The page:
NEW YORK (AP) — Millions of American small businesses are expected to apply for a desperately needed rescue loan, a stern test for a banking industry that has had less than a week to prepare for the deluge.
Small businesses will be seeking loans from the USD349 billion Paycheck Protection Program, which was put in place to help them retain workers and pay bills during the coronavirus pandemic. The programme is being overseen by the Small Business Administration but banks are the ones who handle the application process.
The banking industry is trying to temper expectations about how many businesses will get the cash they need. Banks large and small will have to process these loans as quickly as possible in order to get their customers a slice of the programme.
The banks have moved employees into new departments — a logistical challenge given many employees are working remotely — just to potentially keep up with the flood of applications. Not only that, but thousands of their employees are either sick or quarantined because of the virus.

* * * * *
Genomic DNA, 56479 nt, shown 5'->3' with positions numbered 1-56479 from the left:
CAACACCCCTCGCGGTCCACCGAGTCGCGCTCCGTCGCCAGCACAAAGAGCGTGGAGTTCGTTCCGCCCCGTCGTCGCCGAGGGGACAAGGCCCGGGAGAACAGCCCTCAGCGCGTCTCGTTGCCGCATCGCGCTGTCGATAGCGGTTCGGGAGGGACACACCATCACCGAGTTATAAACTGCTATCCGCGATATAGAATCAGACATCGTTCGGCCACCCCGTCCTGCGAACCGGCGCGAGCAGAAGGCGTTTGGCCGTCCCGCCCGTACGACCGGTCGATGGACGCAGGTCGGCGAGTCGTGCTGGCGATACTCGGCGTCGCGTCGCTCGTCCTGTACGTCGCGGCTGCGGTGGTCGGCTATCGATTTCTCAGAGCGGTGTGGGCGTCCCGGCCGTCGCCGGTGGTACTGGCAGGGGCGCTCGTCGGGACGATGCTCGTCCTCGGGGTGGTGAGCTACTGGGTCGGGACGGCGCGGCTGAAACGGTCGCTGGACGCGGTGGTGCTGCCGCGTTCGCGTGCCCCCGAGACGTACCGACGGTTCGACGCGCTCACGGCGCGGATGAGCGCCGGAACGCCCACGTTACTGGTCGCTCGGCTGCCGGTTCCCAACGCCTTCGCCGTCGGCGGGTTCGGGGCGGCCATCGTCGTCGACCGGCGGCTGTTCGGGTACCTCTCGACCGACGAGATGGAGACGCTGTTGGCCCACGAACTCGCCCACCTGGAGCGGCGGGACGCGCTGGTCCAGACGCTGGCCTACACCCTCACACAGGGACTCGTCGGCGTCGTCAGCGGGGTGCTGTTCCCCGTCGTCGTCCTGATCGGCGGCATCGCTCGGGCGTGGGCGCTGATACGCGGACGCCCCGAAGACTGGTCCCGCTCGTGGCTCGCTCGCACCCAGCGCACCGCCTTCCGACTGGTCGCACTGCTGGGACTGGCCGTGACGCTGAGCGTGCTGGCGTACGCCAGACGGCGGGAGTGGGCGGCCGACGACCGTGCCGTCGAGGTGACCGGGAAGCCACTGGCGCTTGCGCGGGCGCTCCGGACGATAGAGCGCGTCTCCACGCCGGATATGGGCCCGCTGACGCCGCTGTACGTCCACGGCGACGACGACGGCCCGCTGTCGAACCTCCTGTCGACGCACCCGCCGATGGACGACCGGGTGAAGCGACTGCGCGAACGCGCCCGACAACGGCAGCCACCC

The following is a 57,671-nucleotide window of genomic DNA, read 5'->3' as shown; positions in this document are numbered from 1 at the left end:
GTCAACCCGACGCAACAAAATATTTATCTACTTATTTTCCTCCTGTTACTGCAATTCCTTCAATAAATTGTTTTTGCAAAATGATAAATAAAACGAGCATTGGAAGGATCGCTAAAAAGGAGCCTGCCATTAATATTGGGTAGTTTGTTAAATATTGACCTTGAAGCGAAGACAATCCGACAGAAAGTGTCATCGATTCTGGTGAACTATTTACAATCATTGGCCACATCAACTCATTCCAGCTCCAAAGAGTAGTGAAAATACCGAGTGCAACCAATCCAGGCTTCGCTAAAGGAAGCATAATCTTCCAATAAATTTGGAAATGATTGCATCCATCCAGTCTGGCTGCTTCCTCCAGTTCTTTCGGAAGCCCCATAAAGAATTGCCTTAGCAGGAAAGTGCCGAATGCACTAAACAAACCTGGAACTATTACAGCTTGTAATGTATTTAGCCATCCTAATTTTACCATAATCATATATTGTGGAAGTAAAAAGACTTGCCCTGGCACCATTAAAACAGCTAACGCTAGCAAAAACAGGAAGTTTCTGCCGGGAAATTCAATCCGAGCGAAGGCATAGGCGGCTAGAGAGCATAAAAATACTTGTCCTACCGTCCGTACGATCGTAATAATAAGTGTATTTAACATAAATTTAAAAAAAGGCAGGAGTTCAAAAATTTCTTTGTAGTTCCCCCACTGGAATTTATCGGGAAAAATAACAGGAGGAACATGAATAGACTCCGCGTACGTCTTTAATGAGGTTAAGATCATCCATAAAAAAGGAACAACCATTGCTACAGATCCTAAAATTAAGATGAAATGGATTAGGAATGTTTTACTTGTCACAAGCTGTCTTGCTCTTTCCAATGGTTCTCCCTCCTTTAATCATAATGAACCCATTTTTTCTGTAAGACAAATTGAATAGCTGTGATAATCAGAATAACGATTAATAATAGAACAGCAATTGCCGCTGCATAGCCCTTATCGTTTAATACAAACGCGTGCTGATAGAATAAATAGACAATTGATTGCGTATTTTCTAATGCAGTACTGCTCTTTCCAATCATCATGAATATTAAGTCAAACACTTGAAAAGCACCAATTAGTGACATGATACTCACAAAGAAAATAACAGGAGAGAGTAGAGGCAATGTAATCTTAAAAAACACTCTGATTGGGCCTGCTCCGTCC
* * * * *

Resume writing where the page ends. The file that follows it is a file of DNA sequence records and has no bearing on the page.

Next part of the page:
Already, one large lender to small businesses said it likely won’t be ready. On Thursday, JPMorgan Chase said it was still awaiting instructions from the SBA and the Treasury and, as a result, “will most likely not be able to start accepting applications on Friday”.
Others scrambled to get prepared.
“Wells Fargo is working as quickly as possible to be ready to assist small business customers as part of the Paycheck Protection Program,” said a spokeswoman for Wells Fargo, one of the largest small business lenders, Catherine Pulley.
The programme is part of the USD2 trillion relief package signed into law last week, which was billed as a way to help local businesses that often form the fabric of communities stay afloat.
The programme will give businesses low-interest loans of about 2.5 times their average monthly payroll.